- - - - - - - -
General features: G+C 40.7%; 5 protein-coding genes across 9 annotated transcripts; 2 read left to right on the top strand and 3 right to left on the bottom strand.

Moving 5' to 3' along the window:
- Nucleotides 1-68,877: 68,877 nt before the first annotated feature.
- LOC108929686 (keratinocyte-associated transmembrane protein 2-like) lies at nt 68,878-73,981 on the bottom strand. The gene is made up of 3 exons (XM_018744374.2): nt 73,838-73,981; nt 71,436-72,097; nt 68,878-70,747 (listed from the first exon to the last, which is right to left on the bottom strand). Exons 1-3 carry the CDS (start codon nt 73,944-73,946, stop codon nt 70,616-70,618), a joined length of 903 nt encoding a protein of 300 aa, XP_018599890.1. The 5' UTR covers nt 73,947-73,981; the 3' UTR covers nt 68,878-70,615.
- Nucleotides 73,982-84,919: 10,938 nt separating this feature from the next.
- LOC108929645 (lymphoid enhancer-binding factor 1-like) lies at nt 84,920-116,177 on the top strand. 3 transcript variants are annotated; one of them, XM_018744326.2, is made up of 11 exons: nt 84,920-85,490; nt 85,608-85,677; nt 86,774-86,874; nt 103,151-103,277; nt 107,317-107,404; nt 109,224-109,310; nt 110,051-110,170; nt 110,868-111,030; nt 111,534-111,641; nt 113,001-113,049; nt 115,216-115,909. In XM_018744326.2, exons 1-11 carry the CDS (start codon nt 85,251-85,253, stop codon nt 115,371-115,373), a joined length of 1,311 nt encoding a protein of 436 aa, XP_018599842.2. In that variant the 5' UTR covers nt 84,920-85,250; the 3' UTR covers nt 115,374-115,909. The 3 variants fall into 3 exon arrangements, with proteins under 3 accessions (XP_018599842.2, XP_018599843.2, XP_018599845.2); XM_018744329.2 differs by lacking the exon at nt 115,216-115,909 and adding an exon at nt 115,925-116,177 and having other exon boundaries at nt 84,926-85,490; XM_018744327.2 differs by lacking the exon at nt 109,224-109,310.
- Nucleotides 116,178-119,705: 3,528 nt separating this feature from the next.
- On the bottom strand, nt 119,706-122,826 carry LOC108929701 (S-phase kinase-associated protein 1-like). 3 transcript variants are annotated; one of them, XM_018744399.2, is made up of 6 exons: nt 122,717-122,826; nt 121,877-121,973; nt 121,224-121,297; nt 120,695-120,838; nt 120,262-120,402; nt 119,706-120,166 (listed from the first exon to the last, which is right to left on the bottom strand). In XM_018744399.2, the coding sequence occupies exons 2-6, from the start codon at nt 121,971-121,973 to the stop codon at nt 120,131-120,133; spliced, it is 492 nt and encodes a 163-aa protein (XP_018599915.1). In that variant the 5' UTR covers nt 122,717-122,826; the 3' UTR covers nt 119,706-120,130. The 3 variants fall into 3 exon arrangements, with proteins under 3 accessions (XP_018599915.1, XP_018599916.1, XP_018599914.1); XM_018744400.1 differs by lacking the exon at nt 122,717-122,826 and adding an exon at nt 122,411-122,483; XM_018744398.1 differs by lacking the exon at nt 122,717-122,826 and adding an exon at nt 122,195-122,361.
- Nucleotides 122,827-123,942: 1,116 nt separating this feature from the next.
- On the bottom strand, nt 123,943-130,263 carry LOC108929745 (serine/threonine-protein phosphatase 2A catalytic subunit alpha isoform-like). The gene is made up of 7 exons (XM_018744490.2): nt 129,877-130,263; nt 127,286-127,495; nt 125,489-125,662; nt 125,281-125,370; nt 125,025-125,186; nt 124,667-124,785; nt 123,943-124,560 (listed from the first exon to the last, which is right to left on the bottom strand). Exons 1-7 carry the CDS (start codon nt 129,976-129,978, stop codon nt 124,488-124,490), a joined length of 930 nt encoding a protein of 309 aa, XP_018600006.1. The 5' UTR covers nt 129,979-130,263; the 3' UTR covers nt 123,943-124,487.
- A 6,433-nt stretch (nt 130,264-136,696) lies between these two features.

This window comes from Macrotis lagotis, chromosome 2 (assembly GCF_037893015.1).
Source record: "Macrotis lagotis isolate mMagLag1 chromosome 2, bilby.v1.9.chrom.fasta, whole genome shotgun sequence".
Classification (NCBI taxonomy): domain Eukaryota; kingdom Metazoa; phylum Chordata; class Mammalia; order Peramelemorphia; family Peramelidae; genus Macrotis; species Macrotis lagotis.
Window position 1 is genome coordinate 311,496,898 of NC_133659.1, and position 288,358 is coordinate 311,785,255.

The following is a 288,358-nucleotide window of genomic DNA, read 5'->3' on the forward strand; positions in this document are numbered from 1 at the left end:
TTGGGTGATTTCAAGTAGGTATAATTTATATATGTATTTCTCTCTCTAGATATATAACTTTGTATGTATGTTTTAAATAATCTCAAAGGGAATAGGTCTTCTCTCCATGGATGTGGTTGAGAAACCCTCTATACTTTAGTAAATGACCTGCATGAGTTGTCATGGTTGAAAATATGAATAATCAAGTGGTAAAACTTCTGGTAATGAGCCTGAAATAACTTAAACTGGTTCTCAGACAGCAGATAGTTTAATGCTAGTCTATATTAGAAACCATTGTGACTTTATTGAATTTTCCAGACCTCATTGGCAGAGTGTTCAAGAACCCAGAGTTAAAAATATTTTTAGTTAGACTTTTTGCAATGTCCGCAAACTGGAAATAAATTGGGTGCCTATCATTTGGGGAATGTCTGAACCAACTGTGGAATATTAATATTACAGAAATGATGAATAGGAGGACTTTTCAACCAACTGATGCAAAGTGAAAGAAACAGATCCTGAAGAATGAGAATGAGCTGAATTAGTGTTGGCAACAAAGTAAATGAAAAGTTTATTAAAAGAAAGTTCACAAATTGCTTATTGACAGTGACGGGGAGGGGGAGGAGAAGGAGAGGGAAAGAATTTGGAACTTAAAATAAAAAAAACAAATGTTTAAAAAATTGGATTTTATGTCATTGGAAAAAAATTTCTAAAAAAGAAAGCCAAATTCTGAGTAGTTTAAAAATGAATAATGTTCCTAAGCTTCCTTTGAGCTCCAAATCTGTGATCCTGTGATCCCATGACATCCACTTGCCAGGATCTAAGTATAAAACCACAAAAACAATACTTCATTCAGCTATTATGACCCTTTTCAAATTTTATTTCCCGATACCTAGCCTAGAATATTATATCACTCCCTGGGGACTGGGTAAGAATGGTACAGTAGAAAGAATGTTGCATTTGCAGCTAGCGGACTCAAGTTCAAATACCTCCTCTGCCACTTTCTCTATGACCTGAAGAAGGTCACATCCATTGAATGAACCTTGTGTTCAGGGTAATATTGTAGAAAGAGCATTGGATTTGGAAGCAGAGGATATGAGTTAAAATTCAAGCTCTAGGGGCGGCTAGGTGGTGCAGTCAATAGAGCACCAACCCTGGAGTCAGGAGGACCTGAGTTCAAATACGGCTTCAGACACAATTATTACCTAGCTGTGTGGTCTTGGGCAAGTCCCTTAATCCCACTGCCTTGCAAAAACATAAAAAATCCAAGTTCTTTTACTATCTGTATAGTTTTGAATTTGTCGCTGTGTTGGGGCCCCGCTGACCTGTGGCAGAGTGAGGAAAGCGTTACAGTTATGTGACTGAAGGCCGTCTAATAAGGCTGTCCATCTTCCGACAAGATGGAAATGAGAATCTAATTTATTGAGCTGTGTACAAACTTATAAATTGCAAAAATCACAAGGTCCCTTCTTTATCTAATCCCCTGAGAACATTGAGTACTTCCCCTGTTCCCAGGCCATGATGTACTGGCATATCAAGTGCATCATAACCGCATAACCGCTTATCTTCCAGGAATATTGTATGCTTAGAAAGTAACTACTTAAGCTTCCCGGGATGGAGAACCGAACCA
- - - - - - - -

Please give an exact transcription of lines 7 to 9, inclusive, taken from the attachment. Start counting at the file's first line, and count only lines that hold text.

- Nucleotides 116,178-119,705: 3,528 nt separating this feature from the next.
- On the bottom strand, nt 119,706-122,826 carry LOC108929701 (S-phase kinase-associated protein 1-like). 3 transcript variants are annotated; one of them, XM_018744399.2, is made up of 6 exons: nt 122,717-122,826; nt 121,877-121,973; nt 121,224-121,297; nt 120,695-120,838; nt 120,262-120,402; nt 119,706-120,166 (listed from the first exon to the last, which is right to left on the bottom strand). In XM_018744399.2, the coding sequence occupies exons 2-6, from the start codon at nt 121,971-121,973 to the stop codon at nt 120,131-120,133; spliced, it is 492 nt and encodes a 163-aa protein (XP_018599915.1). In that variant the 5' UTR covers nt 122,717-122,826; the 3' UTR covers nt 119,706-120,130. The 3 variants fall into 3 exon arrangements, with proteins under 3 accessions (XP_018599915.1, XP_018599916.1, XP_018599914.1); XM_018744400.1 differs by lacking the exon at nt 122,717-122,826 and adding an exon at nt 122,411-122,483; XM_018744398.1 differs by lacking the exon at nt 122,717-122,826 and adding an exon at nt 122,195-122,361.
- Nucleotides 122,827-123,942: 1,116 nt separating this feature from the next.